Northwest soccer’s season came to what seems like a fitting end in the form of a 1-0 defeat in double overtime against Lindenwood Oct. 28.
After 109 minutes of scoreless soccer, Lindenwood forward Emily Jowers scored with nine seconds left in the match to ice the game for the Lions and bring a crushing end to the Bearcats’ lost season.
For Northwest (2-15, 1-10 MIAA), the season-ending dagger was a suitable finish to a season punctuated by missed opportunities and heartbreaking losses. The Bearcats failed to cash in on a number of favorable shot opportunities in regulation, something that served as a common theme for the team throughout the season.
“We’ve got to finish our chances,” coach Marc Gordon said. “We should have never been in overtime. We had way better chances in regulation against Lindenwood, and we just did not execute.”
Gordon’s first season as head coach is now in the rearview. The campaign brought with it a number of highs and a series of lows.
The Bearcats won their first match under Gordon before limping through an 11-game losing streak. The team weathered injuries, hardships and agonizing losses, and through it all, the Bearcats emerged a better version of themselves.
Gordon’s unrelenting optimism served as a guiding light for the young roster, leading Northwest through the uncertainties of a rebuild.
“I am very excited about where this program can go,” Gordon said. “Am I disappointed? Absolutely; that I couldn’t bring a different environment in the 10 months that I’ve been here. I think I’ve changed some things in terms of mindsets and culture things, but the realization of how hard we have to work: we still haven’t reached that.”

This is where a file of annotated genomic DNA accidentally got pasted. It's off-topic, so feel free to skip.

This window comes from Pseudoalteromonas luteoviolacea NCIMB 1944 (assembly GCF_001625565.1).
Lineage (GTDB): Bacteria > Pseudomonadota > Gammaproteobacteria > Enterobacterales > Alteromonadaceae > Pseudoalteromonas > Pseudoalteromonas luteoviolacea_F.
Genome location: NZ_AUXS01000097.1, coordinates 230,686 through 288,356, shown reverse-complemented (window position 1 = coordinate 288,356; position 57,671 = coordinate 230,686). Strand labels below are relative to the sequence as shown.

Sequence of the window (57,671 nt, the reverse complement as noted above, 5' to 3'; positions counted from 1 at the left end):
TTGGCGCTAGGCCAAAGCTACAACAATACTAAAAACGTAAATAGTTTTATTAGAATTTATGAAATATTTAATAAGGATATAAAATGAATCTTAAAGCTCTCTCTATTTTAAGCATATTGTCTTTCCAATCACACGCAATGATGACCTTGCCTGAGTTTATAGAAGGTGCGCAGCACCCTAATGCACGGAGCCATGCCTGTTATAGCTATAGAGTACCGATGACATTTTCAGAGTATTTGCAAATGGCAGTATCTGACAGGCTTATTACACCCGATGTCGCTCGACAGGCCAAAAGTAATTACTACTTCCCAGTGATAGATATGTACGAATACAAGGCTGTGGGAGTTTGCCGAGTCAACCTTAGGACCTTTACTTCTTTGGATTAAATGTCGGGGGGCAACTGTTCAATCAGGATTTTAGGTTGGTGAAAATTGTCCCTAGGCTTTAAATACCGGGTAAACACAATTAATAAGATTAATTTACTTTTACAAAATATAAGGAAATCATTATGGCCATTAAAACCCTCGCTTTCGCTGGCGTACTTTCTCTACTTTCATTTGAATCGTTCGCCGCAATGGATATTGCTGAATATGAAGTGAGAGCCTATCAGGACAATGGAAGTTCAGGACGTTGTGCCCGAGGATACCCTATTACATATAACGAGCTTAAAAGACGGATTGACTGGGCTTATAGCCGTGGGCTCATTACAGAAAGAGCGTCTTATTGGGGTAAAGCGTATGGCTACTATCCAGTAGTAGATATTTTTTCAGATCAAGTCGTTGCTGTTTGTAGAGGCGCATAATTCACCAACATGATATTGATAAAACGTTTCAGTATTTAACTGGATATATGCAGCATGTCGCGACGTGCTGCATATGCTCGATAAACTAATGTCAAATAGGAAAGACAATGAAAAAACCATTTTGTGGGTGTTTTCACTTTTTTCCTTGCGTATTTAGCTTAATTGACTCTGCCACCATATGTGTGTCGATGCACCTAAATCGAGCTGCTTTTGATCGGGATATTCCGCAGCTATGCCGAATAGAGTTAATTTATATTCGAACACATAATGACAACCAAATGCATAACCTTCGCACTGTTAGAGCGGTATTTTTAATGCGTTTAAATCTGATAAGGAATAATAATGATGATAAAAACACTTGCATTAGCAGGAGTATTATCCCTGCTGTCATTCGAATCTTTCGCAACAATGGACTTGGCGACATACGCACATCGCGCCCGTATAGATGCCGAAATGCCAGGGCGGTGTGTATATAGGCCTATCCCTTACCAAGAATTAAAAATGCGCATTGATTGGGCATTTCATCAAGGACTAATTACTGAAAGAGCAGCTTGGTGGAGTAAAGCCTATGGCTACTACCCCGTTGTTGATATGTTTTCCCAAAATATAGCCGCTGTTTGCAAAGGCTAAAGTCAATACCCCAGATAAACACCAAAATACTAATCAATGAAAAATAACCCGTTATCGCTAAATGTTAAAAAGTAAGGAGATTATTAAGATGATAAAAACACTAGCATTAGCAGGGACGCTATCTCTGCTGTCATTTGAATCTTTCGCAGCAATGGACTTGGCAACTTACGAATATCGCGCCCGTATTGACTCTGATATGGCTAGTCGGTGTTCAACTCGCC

Gordon does not intend on settling for complacency. He inherited a team with just three winning seasons in the last 20 years, a team with a long-standing tradition of treading in mediocrity. For Gordon, the changing of culture is paramount for refining that narrative.
“We are where we are,” Gordon said. “It’s been 20 years of this, and it’s time to break it. It’s time to put in the work in the offseason and to find the right players to get it done with the mix of players that are here and want to do it.”
Gordon’s players have wholeheartedly bought into his ideologies. While the end-of-season standings do not reflect an improved team from years past, players believe that the Bearcats are on the verge of a breakthrough.
“I definitely think this is just the beginning,” keeper Alexis Serna Castillo said. “I think for the next seasons it’ll be uphill from here. It was rough for all of us. We didn't know what we needed to do, but the coach (Gordon) is really making a great effort to keep building us up.”
As the calendar turns to November and the offseason is ushered in, Gordon’s work has only just begun. With the addition of offseason recruiting, Gordon plans to implement as many training sessions for his current roster as the NCAA will allow.
“(We’re looking for) goal scorers,” Gordon said. “We need finishers. I’m always looking for players to come in and make an immediate impact. We’re looking for girls that are going be committed to our process and help change our culture.”
On the heels of his first season, Gordon is not reflecting but instead looking toward the future. He arrived at Northwest 10 months ago with hopes of turning around a soccer program that has turned in forgettable seasons for most of the last 20 years, and as the offseason begins, Gordon’s mission strides onward.
“The culture isn’t necessarily what I brought; it’s embracing what’s here at the University and the athletic department,” Gordon said. “When we win, we all win. The desire to want to be successful is there in the players. I’m very excited about what the offseason will look like. As long as I’m within the rules of the NCAA, we’re going to be working.”